It’s that time of year again where it’s super dark in the morning and getting darker earlier and earlier in the evening. Hello sunset at 4:18 p.m.! I know a lot of people retreat indoors for their workouts once the daylight hours are shorter.
For years, I felt comfortable running in the dark by myself. But then last year I had a creeper incident that happened on one of my early morning runs. A man in a car followed me on my run, circling around parking lots to meet up with me or to cut me off at intersections. It didn’t take me long to realize something wasn’t right. I pulled out my phone, ready to snap a pic or to call for help and hightailed it to the police department which was nearby. This is all while the guy continued to follow me. I never thought that I’d have a scary situation like that in my small town. I was running my “safe route” in town after all. The whole situation messed with my confidence. Since then, I’ve never felt the same. In fact, I’ve only done a handful of solo runs in the dark since then.
Going for a run after the sun has gone down or before it comes up is sometimes the only time to squeeze in the miles. In the summer it’s the perfect time to beat the heat. Or if you’re a working parent or professional whose only free time for exercise is in the wee hours of the morning or after work. With November being National Running Safety Month, it’s the perfect time to brush up on your safety.
Use these tips to be the safest runner you can be when running in the dark.
Let someone know where you are going
Before you take off on your run, let someone know where you are going and what time you plan on returning. I try to leave a note for Ron telling him what route I’m planning to run and how long it should take me.
Wear reflective, bright clothing.
This could be reflective stripping on your shirt, shorts, shoes, etc. I’m always amazed when I see people wearing all black. I love my dark workout gear but I save it for the daylight hours.
Light up the night
Lighted vests and/or headlamps will not only help you see the road better (even if there are streetlights) but drivers will be able to spot you better. There’s a ton of different models available. I love my Black Diamond headlamp. It’s lightweight, is super bright and has a blinking red light on the back.
Carry identification, cell phone and a personal alarm
I always take my phone and RoadID with me. I also started carrying a Sabre Personal Alarm that I received at Rise.Run.Retreat. Funny story – Whenever I meet with new running friends for the first time, Ron likes to use Track My iPhone to make sure I don’t get kidnapped by some crazy stalker. At least that’s what he tells me. Maybe he’s just checking up on me to see if I’m really running. What else would I be doing at zero dark thirty?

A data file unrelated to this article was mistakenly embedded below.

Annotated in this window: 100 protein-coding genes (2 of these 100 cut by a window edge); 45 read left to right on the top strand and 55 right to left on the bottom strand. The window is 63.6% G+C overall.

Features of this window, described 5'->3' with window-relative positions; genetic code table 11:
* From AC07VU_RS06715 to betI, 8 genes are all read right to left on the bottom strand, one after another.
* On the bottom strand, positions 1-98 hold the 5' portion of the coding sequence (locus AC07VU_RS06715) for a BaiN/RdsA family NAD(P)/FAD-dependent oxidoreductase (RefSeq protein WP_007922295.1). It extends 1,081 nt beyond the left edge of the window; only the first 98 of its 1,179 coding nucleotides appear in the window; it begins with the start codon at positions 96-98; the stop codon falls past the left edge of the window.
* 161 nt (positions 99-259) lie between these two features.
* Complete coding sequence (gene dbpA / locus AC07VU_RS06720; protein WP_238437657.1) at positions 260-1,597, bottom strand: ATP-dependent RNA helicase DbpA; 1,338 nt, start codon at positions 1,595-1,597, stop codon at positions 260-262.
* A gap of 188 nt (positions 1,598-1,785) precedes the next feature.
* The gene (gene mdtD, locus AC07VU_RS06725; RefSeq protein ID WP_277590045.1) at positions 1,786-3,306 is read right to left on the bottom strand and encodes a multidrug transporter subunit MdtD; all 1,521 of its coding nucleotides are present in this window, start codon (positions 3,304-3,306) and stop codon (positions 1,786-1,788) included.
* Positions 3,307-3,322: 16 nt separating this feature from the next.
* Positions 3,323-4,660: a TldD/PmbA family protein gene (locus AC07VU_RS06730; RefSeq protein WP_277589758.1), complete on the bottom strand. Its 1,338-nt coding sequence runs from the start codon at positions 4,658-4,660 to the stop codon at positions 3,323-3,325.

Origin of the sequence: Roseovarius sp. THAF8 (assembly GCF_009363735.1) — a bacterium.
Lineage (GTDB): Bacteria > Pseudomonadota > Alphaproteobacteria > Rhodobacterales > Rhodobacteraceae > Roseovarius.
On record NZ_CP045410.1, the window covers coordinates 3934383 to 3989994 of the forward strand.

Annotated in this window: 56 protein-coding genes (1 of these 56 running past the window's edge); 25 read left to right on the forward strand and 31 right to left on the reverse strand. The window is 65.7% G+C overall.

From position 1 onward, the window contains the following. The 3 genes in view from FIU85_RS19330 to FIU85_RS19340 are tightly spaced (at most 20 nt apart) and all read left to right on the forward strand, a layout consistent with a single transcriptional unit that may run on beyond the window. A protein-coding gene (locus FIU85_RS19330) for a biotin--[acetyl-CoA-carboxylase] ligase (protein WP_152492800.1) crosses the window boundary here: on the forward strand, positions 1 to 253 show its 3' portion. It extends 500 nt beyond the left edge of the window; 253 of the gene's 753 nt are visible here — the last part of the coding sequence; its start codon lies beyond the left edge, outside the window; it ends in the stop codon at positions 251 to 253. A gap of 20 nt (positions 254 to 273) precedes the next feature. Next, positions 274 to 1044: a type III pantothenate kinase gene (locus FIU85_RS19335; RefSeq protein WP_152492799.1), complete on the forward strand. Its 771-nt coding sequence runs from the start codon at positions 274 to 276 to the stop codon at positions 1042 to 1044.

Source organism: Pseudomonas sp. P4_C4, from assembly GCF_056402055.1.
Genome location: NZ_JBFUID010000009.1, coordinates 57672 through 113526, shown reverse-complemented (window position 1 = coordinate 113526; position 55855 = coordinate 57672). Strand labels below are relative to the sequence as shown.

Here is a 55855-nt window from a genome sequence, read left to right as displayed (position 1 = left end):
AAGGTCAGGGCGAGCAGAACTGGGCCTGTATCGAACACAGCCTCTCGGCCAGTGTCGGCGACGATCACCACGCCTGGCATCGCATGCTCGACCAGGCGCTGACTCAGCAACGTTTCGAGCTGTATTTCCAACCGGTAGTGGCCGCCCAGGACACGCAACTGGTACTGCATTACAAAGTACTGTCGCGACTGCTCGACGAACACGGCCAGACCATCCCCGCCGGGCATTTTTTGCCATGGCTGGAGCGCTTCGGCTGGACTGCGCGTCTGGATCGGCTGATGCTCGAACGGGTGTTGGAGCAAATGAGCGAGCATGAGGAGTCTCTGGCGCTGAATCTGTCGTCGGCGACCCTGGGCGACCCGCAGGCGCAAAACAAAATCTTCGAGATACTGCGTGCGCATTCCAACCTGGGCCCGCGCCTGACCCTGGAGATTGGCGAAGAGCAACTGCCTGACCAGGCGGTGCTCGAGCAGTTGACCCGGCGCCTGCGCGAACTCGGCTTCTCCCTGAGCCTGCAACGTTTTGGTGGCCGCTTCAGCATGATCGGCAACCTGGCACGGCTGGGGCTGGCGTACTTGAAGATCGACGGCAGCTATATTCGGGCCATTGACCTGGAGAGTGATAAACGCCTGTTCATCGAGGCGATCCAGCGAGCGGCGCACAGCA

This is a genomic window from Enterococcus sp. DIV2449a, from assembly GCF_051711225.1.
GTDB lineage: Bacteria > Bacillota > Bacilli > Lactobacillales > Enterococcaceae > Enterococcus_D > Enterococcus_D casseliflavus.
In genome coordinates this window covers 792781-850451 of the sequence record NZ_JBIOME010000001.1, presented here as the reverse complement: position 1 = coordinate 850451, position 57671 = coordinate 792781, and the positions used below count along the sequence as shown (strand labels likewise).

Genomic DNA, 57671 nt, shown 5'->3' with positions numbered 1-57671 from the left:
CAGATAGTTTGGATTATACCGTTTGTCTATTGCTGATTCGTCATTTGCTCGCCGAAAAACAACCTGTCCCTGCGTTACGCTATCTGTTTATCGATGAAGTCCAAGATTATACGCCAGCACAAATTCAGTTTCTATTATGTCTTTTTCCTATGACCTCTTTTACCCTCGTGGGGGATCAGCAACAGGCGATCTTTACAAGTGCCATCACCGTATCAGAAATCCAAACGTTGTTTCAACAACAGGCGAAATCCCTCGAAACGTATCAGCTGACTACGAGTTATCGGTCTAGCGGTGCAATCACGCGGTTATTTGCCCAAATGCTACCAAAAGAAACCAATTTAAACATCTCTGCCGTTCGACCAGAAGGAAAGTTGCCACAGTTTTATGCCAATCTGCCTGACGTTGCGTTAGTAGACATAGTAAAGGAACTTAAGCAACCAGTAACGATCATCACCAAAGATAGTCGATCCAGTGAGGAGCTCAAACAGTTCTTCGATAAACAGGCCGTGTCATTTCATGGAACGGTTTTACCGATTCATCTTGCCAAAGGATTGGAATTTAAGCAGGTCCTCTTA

You won’t believe how many people I see running with headphones in the dark. Even if you have one earpiece in, it’s still dangerous. Be aware of your surroundings at all times. I recently came upon a young girl running one morning who was wearing headphones. She didn’t even look around as I came up behind her. In fact, her music was so loud, I could hear it. Girl, what are you thinking?!?! Your best bet is to leave the music at home.
Power in numbers
If possible meet up with a friend. There’s safety in numbers. And if you think you run too early, you might be surprised to know how many others are in the same boat as you. I’ve posted in a couple of our local running club Facebook pages looking for a running buddy and have had great success in finding
crazy awesome runners who want to run at zero dark thirty.
Switch up your route
Change your running route and time you run every so often. It’s comfortable to you, but that also means that someone may learn your routine as well.
Look both ways before you cross the street
Don’t assume cars see you. Crosswalks, especially those regulated by stop signs are the worst for runners. Drivers will pull out in front of the stop sign looking for cars, but often look right beyond runners. Always make eye contact with the driver before you step off the curb.
Run in populated areas
Stick with well lit areas. If there are other runners around there is good chance the area is safe and appropriate for runners.
Run like a defensive driver
Assume every driver is talking on the phone while drinking steaming hot coffee and tuning the radio. This can be said about running at any time on the roads.
Have you ever been in a scary situation while running in the dark?
What are your safety tips?